Common treatments for benign prostatic hyperplasia (BPH), like Proscar (finasteride) or Avodart (dutasteride), are suggested to be linked to erectile dysfunction and other sexual problems in a number a studies. But new research reports that the use of such treatments for BPH, or for a condition known as alopecia (male pattern baldness), does not significantly increase the risk of erectile dysfunction; rather, that risk rises the longer a person has BPH.
The study, “Risk Of Erectile Dysfunction Associated With Use Of 5-Α Reductase Inhibitors For Benign Prostatic Hyperplasia Or Alopecia: Population Based Studies Using The Clinical Practice Research Datalink,” was published in the journal The BMJ.
BPH treatments are typically alpha-blockers or inhibitors of the enzyme 5-alpha reductase, and their use has been linked in studies to the onset of sexual dysfunction. The U.S. Food and Drug Administration (FDA), in fact, ordered that all finasteride products (Proscar and Propecia) include information advising patients of the risk of erectile dysfunction and decreased libido, among other issues, after stopping the drug’s use, although noting that such adverse effects were not proven.
To evaluate whether the use of certain BPH drugs was associated with the risk erectile dysfunction, researchers based in the U.S. and Canada conducted two studies.
The first involved BPH patients, ages 40 and older, with a prescription for a 5-α reductase inhibitor (finasteride or dutasteride) or an alpha blocker (alfuzosin, doxadosin, indoramin, prazosin, tamsulosin, and terazosin), or both. The second study included men, ages 18 to 59, with erectile dysfunction who had received finasteride (1 mg) to treat hair loss. Both groups were compared with respective groups of age-matched healthy subjects.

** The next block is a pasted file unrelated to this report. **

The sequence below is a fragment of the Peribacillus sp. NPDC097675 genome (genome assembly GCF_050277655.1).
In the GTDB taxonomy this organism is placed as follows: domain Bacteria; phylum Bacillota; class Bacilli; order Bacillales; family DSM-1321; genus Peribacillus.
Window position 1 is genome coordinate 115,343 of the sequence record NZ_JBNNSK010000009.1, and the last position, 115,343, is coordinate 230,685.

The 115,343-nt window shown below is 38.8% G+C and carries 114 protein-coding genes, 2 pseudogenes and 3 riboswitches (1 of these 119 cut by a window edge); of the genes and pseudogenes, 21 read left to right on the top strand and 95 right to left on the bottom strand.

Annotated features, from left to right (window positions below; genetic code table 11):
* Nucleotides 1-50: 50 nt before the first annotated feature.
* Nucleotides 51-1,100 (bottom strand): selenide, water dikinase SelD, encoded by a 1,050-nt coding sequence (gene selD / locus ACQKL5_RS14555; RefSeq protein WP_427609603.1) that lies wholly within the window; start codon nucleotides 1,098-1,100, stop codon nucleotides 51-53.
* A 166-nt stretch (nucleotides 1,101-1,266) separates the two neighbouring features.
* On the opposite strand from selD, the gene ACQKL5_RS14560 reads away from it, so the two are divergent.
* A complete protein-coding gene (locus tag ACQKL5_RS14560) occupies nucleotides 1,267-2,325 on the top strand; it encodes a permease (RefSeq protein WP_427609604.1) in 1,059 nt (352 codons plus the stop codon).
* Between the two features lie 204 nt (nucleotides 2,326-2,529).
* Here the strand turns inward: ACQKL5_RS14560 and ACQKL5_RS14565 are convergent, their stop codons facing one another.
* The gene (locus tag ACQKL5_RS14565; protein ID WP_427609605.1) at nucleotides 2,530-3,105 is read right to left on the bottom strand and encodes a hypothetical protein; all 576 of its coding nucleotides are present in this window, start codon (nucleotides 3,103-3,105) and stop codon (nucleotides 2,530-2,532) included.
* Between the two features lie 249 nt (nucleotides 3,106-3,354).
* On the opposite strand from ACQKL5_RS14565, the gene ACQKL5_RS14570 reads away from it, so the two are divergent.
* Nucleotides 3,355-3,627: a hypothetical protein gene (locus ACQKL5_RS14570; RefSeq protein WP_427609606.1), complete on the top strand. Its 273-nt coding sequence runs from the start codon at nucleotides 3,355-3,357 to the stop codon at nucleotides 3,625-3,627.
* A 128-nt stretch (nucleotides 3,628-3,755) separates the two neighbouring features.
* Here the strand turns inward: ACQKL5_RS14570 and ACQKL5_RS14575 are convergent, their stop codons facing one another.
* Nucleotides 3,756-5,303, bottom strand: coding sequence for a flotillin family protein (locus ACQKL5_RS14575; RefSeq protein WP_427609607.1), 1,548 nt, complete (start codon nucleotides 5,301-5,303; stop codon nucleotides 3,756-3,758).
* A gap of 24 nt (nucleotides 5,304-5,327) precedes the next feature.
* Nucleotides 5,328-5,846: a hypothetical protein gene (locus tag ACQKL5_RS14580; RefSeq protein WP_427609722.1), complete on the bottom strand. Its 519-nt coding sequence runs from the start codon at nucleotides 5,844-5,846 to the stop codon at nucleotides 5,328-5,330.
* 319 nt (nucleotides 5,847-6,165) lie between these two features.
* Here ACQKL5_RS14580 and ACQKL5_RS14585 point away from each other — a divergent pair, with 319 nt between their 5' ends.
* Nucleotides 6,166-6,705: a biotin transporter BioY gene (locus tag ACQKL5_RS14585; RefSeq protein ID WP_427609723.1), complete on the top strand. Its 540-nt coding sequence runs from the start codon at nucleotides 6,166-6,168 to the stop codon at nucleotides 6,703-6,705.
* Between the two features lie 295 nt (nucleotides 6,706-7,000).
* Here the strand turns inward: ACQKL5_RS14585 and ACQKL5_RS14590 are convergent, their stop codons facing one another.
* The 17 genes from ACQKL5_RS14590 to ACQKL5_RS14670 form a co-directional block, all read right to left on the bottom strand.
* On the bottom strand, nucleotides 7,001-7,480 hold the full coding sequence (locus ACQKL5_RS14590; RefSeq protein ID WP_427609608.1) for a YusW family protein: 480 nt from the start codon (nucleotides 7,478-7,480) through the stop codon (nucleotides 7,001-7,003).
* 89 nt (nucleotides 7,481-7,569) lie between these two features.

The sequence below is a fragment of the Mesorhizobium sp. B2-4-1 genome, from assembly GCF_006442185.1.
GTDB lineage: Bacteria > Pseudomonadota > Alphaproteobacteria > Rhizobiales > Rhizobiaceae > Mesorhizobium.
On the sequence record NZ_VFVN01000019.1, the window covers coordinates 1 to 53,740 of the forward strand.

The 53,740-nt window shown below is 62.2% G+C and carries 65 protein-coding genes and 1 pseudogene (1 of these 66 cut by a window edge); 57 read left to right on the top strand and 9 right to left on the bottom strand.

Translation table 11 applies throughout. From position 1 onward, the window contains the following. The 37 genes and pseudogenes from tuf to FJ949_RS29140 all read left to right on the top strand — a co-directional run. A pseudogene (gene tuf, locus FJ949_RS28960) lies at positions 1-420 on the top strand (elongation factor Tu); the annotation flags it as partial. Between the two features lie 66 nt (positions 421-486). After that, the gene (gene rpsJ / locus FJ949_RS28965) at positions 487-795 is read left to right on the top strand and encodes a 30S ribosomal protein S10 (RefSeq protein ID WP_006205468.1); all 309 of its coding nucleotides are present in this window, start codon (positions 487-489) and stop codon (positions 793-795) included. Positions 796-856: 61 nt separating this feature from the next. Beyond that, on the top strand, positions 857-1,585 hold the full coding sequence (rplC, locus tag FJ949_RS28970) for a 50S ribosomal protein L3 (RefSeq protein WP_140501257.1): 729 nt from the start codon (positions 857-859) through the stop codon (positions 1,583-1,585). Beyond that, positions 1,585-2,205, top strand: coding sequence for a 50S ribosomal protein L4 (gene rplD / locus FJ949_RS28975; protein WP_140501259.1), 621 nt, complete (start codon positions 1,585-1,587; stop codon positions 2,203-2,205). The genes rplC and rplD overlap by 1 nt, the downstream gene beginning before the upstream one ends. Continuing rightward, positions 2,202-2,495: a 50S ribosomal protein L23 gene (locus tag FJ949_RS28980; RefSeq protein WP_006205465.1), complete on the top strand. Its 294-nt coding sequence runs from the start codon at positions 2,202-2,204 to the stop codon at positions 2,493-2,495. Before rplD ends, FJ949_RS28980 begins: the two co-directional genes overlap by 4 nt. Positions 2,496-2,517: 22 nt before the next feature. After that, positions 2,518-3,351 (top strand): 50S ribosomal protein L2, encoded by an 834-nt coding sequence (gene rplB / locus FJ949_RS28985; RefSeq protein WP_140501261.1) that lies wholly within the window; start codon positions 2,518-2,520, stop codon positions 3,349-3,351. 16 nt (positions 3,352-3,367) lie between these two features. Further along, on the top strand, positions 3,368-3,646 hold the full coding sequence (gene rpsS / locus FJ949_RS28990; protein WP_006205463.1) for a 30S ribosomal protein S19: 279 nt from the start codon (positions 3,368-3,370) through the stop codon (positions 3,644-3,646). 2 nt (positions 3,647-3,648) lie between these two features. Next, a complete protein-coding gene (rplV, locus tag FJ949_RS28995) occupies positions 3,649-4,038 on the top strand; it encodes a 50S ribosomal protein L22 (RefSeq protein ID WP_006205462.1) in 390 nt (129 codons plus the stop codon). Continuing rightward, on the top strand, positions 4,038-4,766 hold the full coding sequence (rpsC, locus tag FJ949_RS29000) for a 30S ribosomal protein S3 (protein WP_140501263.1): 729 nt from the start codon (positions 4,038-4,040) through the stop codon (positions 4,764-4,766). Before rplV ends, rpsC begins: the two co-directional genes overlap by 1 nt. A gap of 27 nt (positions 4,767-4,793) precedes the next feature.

“In the population with benign prostatic hyperplasia (n=71,849), the risk of erectile dysfunction was not increased with use of 5-α reductase inhibitors only, or 5-α reductase inhibitors+α blocker, compared with α blockers only, and remained null regardless of number of prescriptions or timing of use,” the researcher wrote. “The risk of erectile dysfunction increased with longer duration of benign prostatic hyperplasia, regardless of exposure.”
“For the alopecia population (n=12,346), the risk of erectile dysfunction was not increased for users of finasteride 1 mg compared with unexposed men with alopecia.”
These results, the researchers said, should reassure patients about the safety of using 5-α reductase inhibitors as primary treatments for BPH and alopecia, and the fact that erectile dysfunction increases with longer duration of BPH should be considered when designing studies evaluating the safety of these drugs.
“The absence of increased risk of erectile dysfunction in users of 5-α reductase inhibitors with benign prostatic hyperplasia, as well as in users with alopecia, provides strong evidence against the hypothesis that 5-α reductase inhibitors independently increase the risk of erectile dysfunction,” they concluded.